Finding it difficult to catch some Zs? As a study finds beauty sleep really does make a difference, Ayesha Muttucumaru finds out how we can all switch off and fight off insomnia once and for all

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It’s 4 am, it’s pitch black, the house is silent, you’ve counted your 500th fluffy ruddy sheep, drunk your umpteenth cup of warm milk and despite all of this, YOU JUST CAN’T FALL ASLEEP. Not only that, but now, you also need the loo. Great.

A familiar scenario for many we’re sure, but when does the odd night’s bad sleep turn into a harmful habit that affects your overall health?

Recent stats show that 15% of the world’s population suffer from insomnia and other sleep disorders. The figures for the UK make for particularly alarming reading with 30% of Brits affected, 75% of which are women aged between 30 and 50. Why, though, is this demographic particularly vulnerable? It hardly seems fair what with our plates already spilling over with childbirth, our “monthlies” and perhaps menopausal woes too for those on the cusp of 50. We’re feeling exhausted just by the thought of it.

However, it’s these very hormone-fluctuating events which are largely responsible for making switching off at night so darn difficult. It seems that we just can’t catch a break. Literally.

MORE GLOSS: Emma Hill on Estee Lauder’s new souped-up Advanced Night Repair serum 

GTG attended the launch of Estee Lauder’s new Advanced Night Repair Synchronized Recovery Complex II , where they unveiled the results of a study conducted with University Hospitals Case Medical Center showing for the first time that lack of sleep accelerates the signs of skin ageing. Sleep specialist Dr Guy Meadows from The Sleep School  was on hand to provide some much-needed slumber sense to help us switch off, sleep tight and increase our chances of achieving a good night’s beauty sleep. Here’s what we learnt…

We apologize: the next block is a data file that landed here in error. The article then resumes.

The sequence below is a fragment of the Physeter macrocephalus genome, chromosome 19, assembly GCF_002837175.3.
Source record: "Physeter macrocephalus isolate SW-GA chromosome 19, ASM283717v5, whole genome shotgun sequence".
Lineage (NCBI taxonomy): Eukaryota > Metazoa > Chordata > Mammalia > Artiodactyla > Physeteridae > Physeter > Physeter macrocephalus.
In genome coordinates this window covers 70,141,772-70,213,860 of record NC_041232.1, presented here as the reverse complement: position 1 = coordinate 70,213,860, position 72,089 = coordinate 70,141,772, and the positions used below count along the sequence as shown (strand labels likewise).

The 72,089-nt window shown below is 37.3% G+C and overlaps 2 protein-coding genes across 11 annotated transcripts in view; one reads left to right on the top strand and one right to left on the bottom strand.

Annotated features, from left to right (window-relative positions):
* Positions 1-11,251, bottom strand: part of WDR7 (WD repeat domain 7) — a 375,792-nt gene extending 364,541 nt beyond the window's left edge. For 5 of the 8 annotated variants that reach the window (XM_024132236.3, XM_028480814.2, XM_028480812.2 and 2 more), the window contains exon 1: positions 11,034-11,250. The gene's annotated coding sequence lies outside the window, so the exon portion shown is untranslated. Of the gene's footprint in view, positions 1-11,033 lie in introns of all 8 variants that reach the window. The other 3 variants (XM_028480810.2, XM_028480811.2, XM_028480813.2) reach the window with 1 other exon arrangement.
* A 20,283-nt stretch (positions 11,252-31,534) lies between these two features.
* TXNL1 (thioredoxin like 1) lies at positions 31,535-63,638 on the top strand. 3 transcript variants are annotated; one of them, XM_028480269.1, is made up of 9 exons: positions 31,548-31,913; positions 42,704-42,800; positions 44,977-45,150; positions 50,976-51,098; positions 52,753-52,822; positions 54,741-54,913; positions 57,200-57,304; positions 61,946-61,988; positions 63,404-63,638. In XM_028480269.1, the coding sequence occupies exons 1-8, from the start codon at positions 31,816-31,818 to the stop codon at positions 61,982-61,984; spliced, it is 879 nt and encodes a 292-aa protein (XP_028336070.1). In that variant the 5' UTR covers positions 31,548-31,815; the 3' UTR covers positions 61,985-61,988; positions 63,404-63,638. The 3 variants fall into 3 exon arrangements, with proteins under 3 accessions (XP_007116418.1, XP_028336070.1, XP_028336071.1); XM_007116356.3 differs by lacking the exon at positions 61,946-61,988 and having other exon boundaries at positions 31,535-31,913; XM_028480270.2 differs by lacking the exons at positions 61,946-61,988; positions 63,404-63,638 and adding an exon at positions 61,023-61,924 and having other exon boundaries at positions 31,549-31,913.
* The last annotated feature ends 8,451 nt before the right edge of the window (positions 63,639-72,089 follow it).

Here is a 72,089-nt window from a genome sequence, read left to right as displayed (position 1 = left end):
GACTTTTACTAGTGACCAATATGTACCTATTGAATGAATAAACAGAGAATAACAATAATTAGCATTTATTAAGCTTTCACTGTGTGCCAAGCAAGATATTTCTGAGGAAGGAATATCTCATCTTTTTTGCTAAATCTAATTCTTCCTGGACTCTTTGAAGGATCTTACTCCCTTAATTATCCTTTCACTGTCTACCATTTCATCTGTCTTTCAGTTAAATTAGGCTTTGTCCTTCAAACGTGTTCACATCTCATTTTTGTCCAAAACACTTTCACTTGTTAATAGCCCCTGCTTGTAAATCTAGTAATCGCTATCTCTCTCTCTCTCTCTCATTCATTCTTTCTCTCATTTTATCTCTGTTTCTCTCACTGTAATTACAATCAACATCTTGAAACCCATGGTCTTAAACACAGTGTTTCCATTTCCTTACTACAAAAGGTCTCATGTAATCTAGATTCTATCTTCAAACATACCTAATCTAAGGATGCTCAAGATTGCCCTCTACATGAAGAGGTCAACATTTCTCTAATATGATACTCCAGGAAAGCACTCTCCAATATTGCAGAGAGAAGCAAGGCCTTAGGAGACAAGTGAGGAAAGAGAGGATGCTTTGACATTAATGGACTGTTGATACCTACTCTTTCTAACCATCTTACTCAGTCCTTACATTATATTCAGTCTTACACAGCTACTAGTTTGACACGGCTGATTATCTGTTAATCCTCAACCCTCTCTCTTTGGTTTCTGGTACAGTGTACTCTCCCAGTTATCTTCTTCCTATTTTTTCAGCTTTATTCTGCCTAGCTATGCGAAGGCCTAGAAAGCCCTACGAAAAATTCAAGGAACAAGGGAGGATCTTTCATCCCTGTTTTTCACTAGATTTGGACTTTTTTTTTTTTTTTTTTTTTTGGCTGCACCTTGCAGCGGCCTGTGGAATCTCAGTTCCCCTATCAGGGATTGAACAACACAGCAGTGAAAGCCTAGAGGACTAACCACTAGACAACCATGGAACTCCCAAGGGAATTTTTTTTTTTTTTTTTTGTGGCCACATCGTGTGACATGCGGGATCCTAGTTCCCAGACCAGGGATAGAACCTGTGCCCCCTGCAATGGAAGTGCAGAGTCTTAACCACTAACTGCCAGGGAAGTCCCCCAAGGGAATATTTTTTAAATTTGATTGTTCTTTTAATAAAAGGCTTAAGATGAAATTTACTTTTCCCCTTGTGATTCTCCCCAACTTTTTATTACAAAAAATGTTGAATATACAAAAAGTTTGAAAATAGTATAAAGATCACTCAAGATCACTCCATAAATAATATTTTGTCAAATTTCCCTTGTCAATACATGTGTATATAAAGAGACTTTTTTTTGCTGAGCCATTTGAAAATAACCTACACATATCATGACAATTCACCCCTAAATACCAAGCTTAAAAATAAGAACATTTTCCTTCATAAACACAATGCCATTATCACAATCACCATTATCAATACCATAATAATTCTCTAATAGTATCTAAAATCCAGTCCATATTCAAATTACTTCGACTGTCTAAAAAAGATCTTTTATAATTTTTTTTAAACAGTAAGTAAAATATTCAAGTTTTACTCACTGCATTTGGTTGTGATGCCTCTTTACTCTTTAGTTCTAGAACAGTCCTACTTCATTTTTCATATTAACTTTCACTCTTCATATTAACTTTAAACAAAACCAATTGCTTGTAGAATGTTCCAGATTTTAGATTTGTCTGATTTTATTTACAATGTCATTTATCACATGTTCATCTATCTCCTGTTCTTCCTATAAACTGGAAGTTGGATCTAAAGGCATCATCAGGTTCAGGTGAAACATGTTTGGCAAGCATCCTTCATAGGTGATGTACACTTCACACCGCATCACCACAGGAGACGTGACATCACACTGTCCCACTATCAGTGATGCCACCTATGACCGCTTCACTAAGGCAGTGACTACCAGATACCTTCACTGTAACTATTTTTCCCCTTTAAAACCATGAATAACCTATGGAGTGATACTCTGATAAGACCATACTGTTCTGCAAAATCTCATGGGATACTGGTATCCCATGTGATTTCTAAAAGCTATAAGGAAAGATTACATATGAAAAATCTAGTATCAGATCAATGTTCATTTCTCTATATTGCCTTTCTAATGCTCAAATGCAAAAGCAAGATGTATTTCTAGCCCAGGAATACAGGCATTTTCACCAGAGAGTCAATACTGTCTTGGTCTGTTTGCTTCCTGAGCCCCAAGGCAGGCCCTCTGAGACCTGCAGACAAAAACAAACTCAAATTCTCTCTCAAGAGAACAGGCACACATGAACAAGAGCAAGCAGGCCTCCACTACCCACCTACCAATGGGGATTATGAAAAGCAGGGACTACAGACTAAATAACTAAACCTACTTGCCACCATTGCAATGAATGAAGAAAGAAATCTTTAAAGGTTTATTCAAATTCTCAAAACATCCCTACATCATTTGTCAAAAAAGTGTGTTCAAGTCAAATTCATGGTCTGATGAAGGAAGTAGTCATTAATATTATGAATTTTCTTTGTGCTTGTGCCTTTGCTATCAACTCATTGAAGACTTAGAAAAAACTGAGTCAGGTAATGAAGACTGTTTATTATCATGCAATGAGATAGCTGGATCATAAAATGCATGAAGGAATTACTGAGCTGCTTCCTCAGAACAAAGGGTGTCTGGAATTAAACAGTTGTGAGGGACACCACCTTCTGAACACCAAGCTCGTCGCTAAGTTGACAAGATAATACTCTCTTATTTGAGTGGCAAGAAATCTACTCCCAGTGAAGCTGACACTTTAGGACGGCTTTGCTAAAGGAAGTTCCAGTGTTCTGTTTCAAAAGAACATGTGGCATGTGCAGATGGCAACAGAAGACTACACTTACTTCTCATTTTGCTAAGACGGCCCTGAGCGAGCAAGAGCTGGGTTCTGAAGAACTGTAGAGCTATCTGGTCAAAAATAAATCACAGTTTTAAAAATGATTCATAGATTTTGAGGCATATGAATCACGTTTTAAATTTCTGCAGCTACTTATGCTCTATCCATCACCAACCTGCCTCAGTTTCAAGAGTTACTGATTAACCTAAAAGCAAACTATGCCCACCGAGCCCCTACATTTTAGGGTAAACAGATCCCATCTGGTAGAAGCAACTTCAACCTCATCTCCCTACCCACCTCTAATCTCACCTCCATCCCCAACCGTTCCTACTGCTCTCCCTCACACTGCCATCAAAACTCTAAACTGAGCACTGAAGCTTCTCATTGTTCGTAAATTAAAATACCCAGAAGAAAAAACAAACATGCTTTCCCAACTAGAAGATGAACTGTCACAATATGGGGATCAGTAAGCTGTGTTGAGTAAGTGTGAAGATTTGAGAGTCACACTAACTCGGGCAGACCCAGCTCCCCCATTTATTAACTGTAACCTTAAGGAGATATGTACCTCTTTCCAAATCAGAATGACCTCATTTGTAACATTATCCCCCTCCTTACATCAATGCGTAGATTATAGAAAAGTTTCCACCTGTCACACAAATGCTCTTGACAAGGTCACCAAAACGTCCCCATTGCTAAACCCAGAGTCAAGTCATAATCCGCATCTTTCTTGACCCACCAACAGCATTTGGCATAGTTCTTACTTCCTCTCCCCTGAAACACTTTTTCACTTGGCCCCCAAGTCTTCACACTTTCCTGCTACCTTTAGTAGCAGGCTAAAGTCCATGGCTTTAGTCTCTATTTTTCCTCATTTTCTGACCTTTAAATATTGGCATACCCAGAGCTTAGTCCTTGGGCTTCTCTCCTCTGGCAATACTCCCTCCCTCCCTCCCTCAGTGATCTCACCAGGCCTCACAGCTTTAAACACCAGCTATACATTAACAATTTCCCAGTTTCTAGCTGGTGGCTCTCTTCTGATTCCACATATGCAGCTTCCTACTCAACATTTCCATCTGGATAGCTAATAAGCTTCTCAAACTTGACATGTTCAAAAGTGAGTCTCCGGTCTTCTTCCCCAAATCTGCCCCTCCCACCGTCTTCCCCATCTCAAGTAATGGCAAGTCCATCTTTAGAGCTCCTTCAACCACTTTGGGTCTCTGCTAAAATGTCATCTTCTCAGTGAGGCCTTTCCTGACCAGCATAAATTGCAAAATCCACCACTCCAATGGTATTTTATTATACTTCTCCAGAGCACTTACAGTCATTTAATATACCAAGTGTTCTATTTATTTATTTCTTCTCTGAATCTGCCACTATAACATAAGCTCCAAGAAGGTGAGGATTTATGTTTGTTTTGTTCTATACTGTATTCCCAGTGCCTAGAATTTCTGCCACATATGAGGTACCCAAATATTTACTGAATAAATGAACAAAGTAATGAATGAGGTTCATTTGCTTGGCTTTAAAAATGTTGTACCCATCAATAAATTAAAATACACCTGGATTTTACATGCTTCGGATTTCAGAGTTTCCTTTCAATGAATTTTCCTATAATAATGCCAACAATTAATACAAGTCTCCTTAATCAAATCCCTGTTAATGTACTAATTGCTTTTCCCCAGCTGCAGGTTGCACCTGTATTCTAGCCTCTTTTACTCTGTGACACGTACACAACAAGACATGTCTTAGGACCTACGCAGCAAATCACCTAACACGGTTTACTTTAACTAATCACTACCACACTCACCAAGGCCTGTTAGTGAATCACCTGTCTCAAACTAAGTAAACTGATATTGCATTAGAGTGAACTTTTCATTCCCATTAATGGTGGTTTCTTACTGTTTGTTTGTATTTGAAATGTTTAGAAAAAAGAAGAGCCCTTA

Myth number 1: “An hour before midnight is worth two hours after”

False. Whatever time you fall asleep, it is the first three hours that are the most vital. This is the case whether your ETS (estimated time of slumber) is 11 pm or 1 am.

Myth number 2: “Everybody should have eight hours’ sleep”

Definitely false. There is no one size fits all. On average people require around seven to eight hours’ sleep, however this needn't always be the case and it could actually range from four to ten hours in some cases. A good gauge is to see how much energy you have during the day and to adjust your sleep times accordingly depending on what’s best for you.

Myth number 3: “Napping is bad”

False again! Naps are a natural process and are in fact great for giving you a boost when energy levels are flagging. The key is timing and duration. Aim for 20 to 30 minutes bursts, just don’t exceed 40 minutes as then you’re more likely to fall into a deep sleep (i.e. the REM stage) which will affect the quality of your sleep later on and cause you to suffer from much-dreaded “brain fog” when you eventually arise.


Tip 1: Let go of the props